Faten Hamama was awarded an honorary doctorate in humane letters in 1999 for her long and distinguished film career, portraying the problems that women face in modern Egypt. An example of this is the feminist film "Orid Halla" of director-screenwriter Said Marzouk in 1974.
Born may, 27th 1931 in Cairo Faten Hamama became one of Egypts biggest movie stars.
She started her film carreer of more than 24 movies at the age of six in "Happy Day" on the side of the godfather of egyptian bellydance music, Mohamed Abdelwahab.
Faten Hamama, the Egyptian Super Star her first husband was the great director Ez El Din Zulfikar. Zulficar was one of the pioneers of egyptian movies and was named as "The Poet Director", known for romantic films.
Egypt's leading film star of the fifties, Faten Hamama, met her second husband Omar Sharif in his first important lead role in the motion picture Sina Fil Wadi (The Blazing Sun, 1954). A year later she played in "Ayamna El Helwa" (Our Beautiful Days, "Nos Plus Beau Jours", directed by Helmi Halim, 1955)on the side of Abdel Halim Hafez and again Omar Sherif.
At that time Faten Hamama was one of the most popular Egyptian stars and Omar Sharif popularity boosted by their marriage. Faten Hamama and Omar El Sherif divorced in 1974. The renowned actress also played in a movie with Farid Al Atrache in "Lahn El Khulood" or "Lahn al khouloud (1952)" (El Kholoud means eternity) where El Atrache played his famous bellydance song Gameel gamal or "Gamil Gamal".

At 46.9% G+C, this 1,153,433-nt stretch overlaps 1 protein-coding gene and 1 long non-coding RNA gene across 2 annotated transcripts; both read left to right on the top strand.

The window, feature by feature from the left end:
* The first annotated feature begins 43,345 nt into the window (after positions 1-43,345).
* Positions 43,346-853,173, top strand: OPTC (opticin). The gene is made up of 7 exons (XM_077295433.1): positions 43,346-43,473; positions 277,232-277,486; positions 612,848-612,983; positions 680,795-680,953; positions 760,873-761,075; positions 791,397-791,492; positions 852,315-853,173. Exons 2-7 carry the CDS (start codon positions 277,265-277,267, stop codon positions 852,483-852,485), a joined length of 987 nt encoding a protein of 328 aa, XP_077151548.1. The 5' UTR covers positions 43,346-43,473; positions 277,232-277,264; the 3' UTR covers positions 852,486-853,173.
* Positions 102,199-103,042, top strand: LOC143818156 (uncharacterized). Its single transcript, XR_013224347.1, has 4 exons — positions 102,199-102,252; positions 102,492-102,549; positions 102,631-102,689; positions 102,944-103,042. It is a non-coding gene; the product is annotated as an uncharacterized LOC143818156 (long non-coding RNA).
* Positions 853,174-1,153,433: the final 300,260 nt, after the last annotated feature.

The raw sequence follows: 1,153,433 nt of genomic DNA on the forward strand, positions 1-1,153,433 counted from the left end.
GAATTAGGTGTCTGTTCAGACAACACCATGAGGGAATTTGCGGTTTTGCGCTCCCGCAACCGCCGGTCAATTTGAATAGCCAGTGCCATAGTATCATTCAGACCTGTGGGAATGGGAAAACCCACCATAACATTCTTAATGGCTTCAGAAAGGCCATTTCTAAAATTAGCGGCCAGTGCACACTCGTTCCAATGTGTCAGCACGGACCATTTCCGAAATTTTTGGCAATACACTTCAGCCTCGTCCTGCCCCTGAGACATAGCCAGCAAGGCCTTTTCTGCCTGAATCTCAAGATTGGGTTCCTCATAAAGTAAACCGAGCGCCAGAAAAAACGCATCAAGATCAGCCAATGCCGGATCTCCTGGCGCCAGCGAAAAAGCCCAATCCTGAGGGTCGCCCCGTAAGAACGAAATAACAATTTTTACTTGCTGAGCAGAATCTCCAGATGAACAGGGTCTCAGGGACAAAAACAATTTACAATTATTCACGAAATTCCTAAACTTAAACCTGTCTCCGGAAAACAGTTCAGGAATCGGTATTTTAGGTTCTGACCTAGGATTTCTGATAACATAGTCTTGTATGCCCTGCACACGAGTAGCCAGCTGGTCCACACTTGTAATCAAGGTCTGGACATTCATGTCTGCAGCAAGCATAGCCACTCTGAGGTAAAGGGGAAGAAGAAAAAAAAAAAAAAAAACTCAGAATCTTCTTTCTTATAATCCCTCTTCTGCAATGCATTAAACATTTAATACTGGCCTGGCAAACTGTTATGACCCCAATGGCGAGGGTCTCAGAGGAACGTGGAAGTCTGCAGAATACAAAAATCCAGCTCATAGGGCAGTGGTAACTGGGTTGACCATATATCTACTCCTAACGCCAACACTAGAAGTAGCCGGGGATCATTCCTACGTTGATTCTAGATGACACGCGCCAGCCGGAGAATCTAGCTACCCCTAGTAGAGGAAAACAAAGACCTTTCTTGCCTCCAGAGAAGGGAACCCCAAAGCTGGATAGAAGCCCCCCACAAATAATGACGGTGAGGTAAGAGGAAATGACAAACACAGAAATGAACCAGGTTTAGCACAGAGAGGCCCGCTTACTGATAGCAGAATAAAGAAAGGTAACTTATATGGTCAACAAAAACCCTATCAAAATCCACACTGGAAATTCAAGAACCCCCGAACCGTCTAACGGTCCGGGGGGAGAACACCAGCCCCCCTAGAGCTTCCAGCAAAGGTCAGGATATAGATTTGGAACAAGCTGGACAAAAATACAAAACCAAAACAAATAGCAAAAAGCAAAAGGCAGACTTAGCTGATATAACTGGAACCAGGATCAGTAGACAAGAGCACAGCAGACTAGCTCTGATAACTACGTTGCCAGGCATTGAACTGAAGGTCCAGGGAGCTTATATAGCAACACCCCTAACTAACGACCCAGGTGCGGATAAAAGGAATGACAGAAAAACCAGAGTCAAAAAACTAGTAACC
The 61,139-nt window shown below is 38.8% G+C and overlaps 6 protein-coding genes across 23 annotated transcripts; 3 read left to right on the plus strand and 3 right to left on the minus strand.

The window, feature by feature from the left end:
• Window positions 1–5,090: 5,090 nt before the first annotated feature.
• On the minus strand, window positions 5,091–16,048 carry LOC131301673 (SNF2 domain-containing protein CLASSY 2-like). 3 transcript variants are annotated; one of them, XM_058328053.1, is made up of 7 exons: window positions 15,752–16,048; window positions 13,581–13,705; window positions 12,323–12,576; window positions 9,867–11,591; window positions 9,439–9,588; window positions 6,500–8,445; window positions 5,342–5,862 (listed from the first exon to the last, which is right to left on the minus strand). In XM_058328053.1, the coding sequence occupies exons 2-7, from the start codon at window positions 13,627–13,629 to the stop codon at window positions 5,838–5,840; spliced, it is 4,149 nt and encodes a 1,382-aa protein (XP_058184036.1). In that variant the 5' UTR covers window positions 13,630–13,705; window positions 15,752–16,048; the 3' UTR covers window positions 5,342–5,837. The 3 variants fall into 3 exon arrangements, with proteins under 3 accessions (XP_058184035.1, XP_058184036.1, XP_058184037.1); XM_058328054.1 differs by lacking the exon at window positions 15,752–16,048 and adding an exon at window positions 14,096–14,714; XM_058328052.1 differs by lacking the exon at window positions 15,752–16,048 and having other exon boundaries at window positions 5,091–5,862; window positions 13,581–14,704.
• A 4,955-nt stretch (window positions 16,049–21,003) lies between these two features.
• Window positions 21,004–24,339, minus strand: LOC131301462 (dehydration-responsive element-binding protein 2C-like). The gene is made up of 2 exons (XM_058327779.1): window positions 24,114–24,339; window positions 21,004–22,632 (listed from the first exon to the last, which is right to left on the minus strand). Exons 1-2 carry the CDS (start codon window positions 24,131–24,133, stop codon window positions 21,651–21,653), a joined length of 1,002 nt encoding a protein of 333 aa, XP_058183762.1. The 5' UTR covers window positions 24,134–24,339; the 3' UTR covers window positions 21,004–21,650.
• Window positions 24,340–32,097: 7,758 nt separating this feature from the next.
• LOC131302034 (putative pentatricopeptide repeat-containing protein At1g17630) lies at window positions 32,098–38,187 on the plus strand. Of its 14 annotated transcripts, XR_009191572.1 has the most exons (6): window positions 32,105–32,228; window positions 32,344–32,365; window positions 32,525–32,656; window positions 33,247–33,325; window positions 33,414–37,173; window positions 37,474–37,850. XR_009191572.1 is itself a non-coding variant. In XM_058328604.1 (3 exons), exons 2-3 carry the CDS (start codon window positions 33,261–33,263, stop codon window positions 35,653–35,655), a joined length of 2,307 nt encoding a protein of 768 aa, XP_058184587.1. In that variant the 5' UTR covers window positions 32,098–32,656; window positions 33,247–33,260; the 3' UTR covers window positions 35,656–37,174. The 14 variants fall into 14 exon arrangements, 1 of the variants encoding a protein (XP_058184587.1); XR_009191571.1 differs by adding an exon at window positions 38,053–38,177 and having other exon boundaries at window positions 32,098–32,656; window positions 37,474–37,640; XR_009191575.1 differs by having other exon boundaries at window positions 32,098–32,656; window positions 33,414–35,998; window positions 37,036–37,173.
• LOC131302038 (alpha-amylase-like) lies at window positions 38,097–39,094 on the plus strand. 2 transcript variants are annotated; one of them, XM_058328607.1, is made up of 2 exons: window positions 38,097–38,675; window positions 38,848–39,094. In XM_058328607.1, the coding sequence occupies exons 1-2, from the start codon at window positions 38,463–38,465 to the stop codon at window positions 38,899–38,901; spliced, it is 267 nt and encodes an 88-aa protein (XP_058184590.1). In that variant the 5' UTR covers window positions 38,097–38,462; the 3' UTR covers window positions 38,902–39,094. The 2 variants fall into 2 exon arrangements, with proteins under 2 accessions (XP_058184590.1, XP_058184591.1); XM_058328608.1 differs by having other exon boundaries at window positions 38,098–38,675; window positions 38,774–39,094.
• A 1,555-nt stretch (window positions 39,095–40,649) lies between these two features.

It was not the only arab songwriter sharing the white screen. The morrocan singer-songwriter Abdelwahab Doukkali (and the french actor Paul Barge) featured together with her, playing the beautiful Zuleima in a coproduction between Morrocco, Egypt and Spain in 1967 released 1971 as "Fiesta de toros" under the direction of the Youssef Chahine.
The egyptian actress did not only arabian movies but also made her way in the anglosaxon filmindustry. Faten Hammama featured as Amina in the black and white film "Cairo" (1963), a movie about the robbery of King Tut's treasures in the Cairo Museum. Co-actors were George Sanders and Richard Johnson. The movie was directed by Wolf Rilla and made after the novel "The Asphalt Jungle" of W.R.Burnett.
Hamama now enjoys a stable family life with her third husband and still lives in Cairo, happily surrounded by children, grandchildren and great-grandchildren.
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